One of the practices of eXtreme Programming (or "XP", an instance of Agile software development) is pair-programming, the concept that two people physically work side-by-side at a single computer. The idea is that by having two people work on the same logic, one can type the code while the other watches for errors and possible improvements. In a properly functioning XP pair, partners change frequently (although I've heard of many projects where "pair-programming" means two people are stuck together for the entire length of the project...definitely not XP's concept of pair-programming). Not only does this pairing directly influence code quality, but the constantly changing membership naturally has the effect of distributing project knowledge throughout the entire development team. The goal of pair-programming is not to make everyone an expert in all specialties, but the practice does teach everyone who the "go to" people are.

    Advocates of XP will often argue that pair-programming eliminates the need for formal code review because the code is reviewed as it is being written. Although I do believe that there is some truth to this, I think it also misses out on some key points. On the NxOpinion project, we have a set of documented coding standards (based on Microsoft's Design Guidelines for Class Library Developers) that we expect the development team to adhere to. Coding standards are part of the XP process, but in my experience, just because something is documented doesn't necessarily mean that it will be respected and followed. We use our formal code review process to help educate the team about our standards and help them gain a respect for why those standards exist. After a few meetings, this is something that can usually be automated through the use of tools, and having code pass a standards check before a review is scheduled is a good requirement. Of course, the primary reason we formally review code is to subjectively comment on other possible ways to accomplish the same functionality, simplify its logic, or identify candidates for refactoring.

    Because we write comprehensive unit tests, a lot of the time that we would traditionally spend reviewing proper functionality is no longer necessary. Instead, we focus on improving the functionality of code that has already been shown to work. Compared to a more traditional approach, we do not require all code to be formally reviewed before it is integrated into the system (frankly, XP's notion of collective code ownership would make this notion unrealistic). So, since we believe that there are benefits of a formal code review process, but we don't need to spend the time reviewing everything in the system, how do we decide what we formally review?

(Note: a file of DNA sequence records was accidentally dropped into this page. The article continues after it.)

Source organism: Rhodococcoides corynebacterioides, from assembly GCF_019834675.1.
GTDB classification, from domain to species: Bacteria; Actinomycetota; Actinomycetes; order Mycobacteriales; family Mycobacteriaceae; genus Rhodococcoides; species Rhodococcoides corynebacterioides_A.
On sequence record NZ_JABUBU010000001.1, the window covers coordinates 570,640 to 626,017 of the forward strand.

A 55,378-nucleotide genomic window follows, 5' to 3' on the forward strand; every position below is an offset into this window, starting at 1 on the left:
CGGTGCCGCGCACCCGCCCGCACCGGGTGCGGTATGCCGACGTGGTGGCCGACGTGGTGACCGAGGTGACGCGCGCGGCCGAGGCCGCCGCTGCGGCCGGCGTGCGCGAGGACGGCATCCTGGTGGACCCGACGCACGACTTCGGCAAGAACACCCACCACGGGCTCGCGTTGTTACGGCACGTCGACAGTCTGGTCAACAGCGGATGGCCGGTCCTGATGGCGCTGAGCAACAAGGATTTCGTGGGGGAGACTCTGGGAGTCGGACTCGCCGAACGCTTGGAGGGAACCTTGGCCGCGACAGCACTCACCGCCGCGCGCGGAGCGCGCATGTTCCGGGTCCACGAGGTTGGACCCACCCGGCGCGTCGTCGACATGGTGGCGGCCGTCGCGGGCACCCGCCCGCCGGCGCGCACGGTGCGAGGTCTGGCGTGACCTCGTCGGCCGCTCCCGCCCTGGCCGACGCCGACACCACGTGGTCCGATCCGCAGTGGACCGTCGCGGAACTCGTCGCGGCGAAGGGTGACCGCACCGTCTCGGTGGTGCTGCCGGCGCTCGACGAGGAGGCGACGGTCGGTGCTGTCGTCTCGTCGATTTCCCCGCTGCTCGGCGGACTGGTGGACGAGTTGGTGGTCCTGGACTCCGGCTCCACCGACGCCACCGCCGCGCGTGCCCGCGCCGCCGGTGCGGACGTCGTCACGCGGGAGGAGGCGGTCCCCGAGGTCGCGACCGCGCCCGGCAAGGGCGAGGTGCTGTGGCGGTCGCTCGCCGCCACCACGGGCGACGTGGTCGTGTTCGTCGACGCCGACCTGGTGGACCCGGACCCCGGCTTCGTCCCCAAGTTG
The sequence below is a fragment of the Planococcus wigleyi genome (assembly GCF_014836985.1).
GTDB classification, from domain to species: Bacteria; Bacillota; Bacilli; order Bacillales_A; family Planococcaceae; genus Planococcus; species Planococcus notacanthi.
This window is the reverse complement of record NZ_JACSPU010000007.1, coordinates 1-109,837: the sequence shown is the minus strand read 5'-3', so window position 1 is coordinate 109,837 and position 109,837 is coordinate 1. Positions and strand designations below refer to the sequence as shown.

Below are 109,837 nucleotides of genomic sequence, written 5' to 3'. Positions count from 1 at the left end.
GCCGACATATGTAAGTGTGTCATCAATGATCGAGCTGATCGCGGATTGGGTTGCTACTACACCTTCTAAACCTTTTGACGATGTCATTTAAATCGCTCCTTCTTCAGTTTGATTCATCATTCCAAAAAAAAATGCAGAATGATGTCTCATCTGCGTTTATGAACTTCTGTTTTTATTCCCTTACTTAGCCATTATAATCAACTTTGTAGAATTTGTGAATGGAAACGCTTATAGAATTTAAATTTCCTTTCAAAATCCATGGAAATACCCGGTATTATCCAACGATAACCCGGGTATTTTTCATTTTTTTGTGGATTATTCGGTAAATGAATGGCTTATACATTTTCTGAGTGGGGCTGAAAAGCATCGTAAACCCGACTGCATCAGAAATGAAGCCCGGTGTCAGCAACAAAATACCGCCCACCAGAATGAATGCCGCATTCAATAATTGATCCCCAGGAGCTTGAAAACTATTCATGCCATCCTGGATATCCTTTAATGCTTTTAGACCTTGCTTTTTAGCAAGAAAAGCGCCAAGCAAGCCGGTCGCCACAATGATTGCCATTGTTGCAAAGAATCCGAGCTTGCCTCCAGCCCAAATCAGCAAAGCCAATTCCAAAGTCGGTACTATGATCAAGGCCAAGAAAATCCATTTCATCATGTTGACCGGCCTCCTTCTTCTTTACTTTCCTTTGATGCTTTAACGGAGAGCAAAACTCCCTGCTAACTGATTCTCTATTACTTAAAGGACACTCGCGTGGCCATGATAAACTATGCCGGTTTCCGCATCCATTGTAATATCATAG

There are two key areas that we focus on when choosing code for review:

    • Functionality that is important to the proper operation of the system (e.g. core frameworks, unique algorithms, performance-critical code, etc.).
    • Code that has a high complexity

    As an example, for the NxOpinion applications, most of our data types inherit from a base type that provides a lot of common functionality. Because of its placement in the hierarchy, it is important that our base type functions in a consistent, reliable, and expected manner. Likewise, the inference algorithms that drive the medical diagnostics must work properly and without error. These are two good examples of core functionality that is required for correct system operation. For other code, we rely on code complexity measurements.

    Code Complexity

    Every day at 5:00pm, an automated process checks out all current source code for the NxOpinion project and calculates its metrics. These metrics are stored as checkpoints that each represent a snapshot of the project at a given point in time. In addition to trending, we use the metrics to gauge our team productivity. They can also be used as a historical record to help improve future estimates. Related to the current discussion, we closely watch our maximum code complexity measurement.